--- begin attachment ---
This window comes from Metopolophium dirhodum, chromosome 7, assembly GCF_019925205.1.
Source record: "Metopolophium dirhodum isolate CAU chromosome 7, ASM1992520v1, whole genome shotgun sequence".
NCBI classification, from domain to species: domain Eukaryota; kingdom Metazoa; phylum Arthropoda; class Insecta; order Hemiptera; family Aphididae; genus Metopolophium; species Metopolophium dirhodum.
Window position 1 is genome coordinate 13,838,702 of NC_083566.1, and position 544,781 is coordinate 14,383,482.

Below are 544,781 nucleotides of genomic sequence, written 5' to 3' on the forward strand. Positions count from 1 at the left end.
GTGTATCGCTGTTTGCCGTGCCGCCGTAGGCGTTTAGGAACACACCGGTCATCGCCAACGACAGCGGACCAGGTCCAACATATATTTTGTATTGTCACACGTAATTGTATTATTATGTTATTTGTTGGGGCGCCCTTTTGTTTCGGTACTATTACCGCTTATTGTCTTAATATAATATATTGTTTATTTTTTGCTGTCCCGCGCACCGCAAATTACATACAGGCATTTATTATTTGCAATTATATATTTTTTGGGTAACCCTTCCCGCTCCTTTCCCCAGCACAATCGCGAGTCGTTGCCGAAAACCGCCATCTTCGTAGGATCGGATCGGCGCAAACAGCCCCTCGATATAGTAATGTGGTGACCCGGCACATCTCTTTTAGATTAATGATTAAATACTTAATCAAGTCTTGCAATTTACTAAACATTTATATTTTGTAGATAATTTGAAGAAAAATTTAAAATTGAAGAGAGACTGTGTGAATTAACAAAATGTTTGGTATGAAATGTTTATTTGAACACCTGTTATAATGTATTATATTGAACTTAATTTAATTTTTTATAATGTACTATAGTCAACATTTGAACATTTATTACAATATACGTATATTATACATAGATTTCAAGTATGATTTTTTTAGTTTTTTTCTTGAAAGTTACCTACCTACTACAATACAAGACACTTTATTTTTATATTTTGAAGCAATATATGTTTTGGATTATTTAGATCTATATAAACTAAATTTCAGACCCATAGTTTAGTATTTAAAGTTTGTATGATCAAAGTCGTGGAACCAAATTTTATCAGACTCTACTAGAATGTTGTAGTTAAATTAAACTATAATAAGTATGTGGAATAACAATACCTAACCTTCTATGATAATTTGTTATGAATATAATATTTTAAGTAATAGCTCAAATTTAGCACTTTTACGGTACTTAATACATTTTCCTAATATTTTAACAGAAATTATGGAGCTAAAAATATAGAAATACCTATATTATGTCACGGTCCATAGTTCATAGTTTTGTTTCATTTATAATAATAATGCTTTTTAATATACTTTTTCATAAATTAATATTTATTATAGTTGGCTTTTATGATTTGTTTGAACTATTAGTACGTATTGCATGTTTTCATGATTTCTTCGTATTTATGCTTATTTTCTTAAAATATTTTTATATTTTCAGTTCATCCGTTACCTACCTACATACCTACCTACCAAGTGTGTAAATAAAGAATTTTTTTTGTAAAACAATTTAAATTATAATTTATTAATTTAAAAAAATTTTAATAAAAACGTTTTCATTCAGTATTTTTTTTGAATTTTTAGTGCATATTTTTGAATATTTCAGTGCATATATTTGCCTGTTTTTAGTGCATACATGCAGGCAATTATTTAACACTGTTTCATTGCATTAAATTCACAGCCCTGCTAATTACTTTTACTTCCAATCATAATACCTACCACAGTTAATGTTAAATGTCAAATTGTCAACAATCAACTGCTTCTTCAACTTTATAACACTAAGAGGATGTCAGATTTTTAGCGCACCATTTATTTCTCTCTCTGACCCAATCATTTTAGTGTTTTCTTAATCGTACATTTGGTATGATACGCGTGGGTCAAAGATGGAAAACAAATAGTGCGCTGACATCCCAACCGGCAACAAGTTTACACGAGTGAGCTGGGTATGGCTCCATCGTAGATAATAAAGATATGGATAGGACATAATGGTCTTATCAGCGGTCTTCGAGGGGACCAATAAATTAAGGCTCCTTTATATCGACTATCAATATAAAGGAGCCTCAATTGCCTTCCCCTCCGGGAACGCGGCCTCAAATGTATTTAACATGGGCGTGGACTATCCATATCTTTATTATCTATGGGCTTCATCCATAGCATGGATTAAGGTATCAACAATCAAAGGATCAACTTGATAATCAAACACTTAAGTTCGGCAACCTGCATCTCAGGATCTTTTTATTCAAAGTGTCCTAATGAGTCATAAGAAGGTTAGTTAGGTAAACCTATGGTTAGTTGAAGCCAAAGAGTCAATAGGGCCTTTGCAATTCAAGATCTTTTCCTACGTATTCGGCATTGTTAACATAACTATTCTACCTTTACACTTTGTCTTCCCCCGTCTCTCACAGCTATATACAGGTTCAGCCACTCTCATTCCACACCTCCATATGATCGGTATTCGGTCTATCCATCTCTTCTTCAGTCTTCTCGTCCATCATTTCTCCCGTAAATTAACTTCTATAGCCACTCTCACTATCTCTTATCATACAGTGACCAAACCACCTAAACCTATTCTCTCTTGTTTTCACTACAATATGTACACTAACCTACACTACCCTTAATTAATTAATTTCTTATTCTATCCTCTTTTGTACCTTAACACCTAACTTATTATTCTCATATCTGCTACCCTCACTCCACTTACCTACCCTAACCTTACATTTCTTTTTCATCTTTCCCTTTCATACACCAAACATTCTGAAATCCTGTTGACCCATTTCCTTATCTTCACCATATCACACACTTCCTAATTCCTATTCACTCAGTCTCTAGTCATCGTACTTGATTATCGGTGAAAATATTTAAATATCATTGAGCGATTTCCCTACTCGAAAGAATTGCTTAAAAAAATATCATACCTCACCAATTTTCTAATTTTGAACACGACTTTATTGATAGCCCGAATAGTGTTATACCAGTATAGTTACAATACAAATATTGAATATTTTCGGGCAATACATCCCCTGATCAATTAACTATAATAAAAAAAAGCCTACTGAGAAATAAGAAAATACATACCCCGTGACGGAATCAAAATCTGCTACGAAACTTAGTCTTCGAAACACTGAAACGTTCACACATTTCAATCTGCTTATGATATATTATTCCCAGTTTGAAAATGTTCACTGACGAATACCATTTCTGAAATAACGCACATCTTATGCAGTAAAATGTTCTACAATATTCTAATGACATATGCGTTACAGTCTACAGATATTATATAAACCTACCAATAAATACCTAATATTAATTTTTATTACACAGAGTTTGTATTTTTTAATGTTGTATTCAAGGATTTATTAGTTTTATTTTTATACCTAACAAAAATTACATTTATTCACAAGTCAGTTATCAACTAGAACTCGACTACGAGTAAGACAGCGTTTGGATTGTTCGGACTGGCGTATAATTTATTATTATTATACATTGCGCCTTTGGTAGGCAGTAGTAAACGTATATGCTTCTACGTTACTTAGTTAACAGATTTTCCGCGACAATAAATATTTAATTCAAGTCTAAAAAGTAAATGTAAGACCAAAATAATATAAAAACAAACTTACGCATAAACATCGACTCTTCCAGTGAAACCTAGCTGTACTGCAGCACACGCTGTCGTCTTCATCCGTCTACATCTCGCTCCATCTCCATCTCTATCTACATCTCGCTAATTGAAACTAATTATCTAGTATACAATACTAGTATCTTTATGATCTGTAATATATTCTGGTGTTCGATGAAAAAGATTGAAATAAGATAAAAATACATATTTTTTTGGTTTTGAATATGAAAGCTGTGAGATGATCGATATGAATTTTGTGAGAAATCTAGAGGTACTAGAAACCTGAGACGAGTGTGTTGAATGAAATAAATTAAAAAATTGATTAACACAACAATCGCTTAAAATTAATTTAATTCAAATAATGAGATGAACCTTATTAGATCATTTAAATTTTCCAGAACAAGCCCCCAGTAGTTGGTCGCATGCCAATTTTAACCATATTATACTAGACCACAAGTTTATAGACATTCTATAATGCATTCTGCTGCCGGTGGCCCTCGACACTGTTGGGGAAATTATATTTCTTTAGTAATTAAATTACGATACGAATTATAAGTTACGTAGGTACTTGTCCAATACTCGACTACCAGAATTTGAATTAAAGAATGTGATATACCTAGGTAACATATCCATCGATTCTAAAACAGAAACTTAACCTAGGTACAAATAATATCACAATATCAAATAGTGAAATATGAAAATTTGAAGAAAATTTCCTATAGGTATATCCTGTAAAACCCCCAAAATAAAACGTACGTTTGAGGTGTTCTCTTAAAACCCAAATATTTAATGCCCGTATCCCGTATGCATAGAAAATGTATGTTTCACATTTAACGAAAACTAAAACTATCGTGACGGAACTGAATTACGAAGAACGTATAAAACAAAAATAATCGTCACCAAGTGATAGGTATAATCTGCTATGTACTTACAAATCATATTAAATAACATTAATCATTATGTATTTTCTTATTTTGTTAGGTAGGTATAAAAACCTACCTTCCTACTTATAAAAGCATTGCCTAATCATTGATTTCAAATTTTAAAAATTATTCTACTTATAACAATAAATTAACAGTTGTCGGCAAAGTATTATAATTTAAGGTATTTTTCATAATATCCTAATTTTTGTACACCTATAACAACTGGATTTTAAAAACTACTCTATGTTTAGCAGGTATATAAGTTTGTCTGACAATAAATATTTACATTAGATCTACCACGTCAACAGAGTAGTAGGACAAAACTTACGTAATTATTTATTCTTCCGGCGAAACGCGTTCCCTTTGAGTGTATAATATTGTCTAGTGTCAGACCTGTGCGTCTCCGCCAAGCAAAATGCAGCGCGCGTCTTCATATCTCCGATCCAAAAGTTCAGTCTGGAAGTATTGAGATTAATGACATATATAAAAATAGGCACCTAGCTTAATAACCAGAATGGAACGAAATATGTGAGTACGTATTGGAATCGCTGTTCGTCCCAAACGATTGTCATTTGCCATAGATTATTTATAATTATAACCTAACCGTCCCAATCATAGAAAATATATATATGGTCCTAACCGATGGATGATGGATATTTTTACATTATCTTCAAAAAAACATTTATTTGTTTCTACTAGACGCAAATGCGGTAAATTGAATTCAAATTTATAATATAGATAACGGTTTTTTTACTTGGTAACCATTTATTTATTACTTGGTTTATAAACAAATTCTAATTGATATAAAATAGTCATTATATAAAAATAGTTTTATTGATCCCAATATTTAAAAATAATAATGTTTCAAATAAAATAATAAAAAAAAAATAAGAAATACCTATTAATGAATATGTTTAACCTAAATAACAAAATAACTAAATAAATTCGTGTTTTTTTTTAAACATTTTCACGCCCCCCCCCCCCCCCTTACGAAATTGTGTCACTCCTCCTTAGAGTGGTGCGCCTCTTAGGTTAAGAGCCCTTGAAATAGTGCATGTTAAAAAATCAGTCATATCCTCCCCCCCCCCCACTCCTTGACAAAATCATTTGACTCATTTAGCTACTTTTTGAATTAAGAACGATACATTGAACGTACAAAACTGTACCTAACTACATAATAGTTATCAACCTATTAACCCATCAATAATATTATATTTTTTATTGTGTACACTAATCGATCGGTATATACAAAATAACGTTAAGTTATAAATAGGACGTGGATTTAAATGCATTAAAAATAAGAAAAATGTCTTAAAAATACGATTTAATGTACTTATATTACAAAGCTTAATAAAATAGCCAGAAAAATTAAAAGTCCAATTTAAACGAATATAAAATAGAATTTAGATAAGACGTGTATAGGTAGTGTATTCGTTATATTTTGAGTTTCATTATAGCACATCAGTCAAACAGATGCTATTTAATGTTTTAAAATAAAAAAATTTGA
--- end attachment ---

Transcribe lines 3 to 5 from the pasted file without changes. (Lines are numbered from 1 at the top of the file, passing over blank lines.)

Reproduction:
NCBI classification, from domain to species: domain Eukaryota; kingdom Metazoa; phylum Arthropoda; class Insecta; order Hemiptera; family Aphididae; genus Metopolophium; species Metopolophium dirhodum.
Window position 1 is genome coordinate 13,838,702 of NC_083566.1, and position 544,781 is coordinate 14,383,482.

Below are 544,781 nucleotides of genomic sequence, written 5' to 3' on the forward strand. Positions count from 1 at the left end.